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.257 roberts +P?
 Moderated by: Slingshot, Rockydog, klallen, DesertMarine, -6
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 Posted: Sat Sep 25th, 2010 03:05 AM
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Sasquatch
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Some of my .257 roberts brass is stamped +P. I'm familiar with the +P thing in commercial ammo, but I've not been able to find anything about it in any of my reloading manuals. The +P brass is definitely a bit thicker than the regular stuff. Is there separate load data for +P loads, or should I just treat it like military brass and drop the starting load by a grain or two?

I'm really not too concerned about getting every last bit of performance out of the .257 (after all, I have bigger rifles) but if there's a significant difference between regular and +P I might try out some hotter loads for mule deer.

And in general, I'd be real interested to know if there's any other difference between regular and +P brass besides the case thickness. Thanks.



 Posted: Sat Sep 25th, 2010 05:40 AM
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Paul B
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Standard pressure for the .257 is around 45K C.U.P.while Plus P ammo is rated at 50K C.U.P. or something in those ranges. Problem with the .257 Bob is there are a lot of 93,95 and 96 Mausers that are considered to be weaker actions The 93 and 95 rifles were originally chambered to the 7x57 mauser round which is loaded to 45K C.U.P. because of those rifles. The .257 Robt. is just a necked down 7x57 case. many of those eaker mausers and the 96 as well have been rebarreled to .257 Robt. thus the lower pressure ammo. Thing is, there are modern rifle these days also chambered to the Roberts. I have a Ruger #1B and a Winchester M70 Featherweight in the .257 and Ruger has made the M77 in ,257 as well. These modern rifles can handle that Plus P ammo without a strain. My thoughts are you can go a bit higher yet, if you're inclined to experiment a bit.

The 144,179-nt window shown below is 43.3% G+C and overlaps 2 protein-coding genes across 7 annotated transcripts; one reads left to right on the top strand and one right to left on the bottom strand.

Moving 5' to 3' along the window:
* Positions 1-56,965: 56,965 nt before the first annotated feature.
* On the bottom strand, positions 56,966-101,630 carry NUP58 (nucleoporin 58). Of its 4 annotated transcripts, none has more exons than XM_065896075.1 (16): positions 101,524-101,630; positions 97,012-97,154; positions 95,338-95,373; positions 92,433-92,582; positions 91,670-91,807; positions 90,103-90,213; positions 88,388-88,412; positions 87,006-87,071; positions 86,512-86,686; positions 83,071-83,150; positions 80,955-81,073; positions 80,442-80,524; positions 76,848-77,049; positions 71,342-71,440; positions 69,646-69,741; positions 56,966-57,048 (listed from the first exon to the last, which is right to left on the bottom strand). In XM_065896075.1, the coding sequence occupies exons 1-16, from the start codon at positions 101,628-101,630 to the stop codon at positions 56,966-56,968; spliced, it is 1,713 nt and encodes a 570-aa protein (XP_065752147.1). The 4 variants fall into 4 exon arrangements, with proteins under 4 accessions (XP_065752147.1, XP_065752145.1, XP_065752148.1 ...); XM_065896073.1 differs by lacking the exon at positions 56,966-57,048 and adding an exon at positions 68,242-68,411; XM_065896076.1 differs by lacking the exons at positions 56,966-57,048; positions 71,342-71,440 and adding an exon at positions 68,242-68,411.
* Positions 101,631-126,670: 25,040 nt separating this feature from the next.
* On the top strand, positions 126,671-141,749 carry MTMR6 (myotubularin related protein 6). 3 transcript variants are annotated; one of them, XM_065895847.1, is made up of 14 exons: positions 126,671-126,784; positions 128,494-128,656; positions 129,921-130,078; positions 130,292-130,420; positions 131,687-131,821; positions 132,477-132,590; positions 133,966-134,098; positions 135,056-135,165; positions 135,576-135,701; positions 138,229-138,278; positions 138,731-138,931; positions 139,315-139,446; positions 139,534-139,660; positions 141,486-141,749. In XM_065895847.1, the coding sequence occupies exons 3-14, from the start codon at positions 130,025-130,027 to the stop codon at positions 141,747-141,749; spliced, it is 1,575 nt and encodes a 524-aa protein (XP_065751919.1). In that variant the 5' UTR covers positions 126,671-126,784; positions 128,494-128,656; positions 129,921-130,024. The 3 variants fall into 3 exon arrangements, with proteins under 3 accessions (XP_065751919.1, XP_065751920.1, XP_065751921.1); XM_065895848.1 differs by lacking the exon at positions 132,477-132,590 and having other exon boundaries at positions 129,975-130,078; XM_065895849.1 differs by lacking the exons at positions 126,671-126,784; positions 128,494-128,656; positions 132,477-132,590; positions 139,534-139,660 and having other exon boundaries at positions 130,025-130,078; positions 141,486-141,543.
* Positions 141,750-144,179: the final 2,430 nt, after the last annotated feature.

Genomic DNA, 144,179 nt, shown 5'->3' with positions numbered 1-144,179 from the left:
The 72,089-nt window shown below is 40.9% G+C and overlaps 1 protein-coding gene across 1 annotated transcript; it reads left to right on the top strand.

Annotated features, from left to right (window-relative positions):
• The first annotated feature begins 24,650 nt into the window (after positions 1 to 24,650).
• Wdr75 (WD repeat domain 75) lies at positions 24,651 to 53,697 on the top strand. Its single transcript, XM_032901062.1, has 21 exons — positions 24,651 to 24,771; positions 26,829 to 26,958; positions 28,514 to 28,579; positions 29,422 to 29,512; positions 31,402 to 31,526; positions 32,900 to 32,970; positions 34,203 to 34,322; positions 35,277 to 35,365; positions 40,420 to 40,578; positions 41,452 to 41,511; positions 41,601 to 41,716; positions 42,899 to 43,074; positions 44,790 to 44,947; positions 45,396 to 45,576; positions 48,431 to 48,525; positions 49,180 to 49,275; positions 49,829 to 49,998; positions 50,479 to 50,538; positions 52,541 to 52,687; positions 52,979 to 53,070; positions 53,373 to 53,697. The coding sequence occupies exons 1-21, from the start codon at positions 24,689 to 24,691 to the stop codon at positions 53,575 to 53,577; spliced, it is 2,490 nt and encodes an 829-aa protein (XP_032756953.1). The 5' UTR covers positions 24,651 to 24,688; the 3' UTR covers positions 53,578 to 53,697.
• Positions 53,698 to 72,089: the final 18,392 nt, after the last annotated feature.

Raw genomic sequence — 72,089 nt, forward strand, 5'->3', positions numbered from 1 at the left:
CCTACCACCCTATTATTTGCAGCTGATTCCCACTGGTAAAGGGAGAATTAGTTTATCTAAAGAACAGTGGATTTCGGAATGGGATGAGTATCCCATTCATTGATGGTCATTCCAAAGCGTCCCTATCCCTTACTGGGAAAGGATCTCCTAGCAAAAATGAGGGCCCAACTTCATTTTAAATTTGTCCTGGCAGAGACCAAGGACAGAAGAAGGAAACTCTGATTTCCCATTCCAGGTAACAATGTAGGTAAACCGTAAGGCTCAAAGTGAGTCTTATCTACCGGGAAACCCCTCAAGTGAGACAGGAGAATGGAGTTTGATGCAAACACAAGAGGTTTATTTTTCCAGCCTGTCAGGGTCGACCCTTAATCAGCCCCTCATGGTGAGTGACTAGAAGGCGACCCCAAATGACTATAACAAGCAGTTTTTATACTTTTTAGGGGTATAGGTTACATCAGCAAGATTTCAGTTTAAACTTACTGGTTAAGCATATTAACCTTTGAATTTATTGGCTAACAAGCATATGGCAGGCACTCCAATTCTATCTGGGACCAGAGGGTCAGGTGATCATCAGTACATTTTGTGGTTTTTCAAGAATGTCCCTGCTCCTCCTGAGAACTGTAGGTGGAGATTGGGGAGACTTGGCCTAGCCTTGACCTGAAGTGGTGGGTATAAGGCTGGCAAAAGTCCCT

I'm thinking you can start a bit low and work up to plus P levels in brass so marked Only your rifle can tell you for sure kust how far you can go. I've worked up to the max load with IMR-4350 and the 100 gr. barnes TSX bullet in ,u M70 and I do think I could go a bit higher. Maybe one of these dayys I give it a try. BTW, that TSX bullet is quiteaccurate in the M70. Now if I can only draw a tag so I can shoot something with that gun.

Paul B.



 Posted: Sat Sep 25th, 2010 11:23 AM
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TMan51
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Sasquatch wrote: I'm really not too concerned about getting every last bit of performance out of the .257 (after all, I have bigger rifles) but if there's a significant difference between regular and +P I might try out some hotter loads for mule deer.


Depending on the load, the potential of +P is actually quite a bit more than the watered down Roberts ammo, and the differences in factory loads can be as much as 400fps, for most bullet weights.  I Krony'd some stuff for a friend with a beautiful M700 Mtn Rifle, and the standard rated stuff was not even close to the catalog speeds, which were well below the +P.

If you have one of the newer rifles from Ruger or Remington, they will obviously handle all of the pressure of any other modern round, and would be a fair improvement at the far end of the Roberts range.



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 Posted: Sat Sep 25th, 2010 02:01 PM
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Sasquatch
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Thanks for the replies. My .257 is a custom 98 mauser, so I reckon it will be ok with the higher pressure. I've got a bunch of 117 gr. game kings that might be good to experiment with. I mostly want to use it with some 75 gr. sierra varminters for coyotes, since I think even the 120 gr. slugs are just a bit light for elk. But I'd love to load hunting loads anyway just to have around. Plus, it's just a joy to shoot.



 Posted: Sat Sep 25th, 2010 02:28 PM
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TMan51
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Sasquatch wrote: I think even the 120 gr. slugs are just a bit light for elk.

Some will argue that point, but having shot a few I have to agree with your position.

If I had only a .257 Roberts to cover everything, I think I'd find the extra cash for some Partitions or Grandslam's, and go chase elk. 

On deer size critters even the 100gr SP would work fine, or at least the 100gr .243's do, and there isn't much difference.



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 Posted: Sat Sep 25th, 2010 02:39 PM
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BEAR
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the P+ headstamp only signifies the extra powder/pressure that the factory loaded in that brass case. It is the same brass case as a 257 robt. headstamped case of the same brand.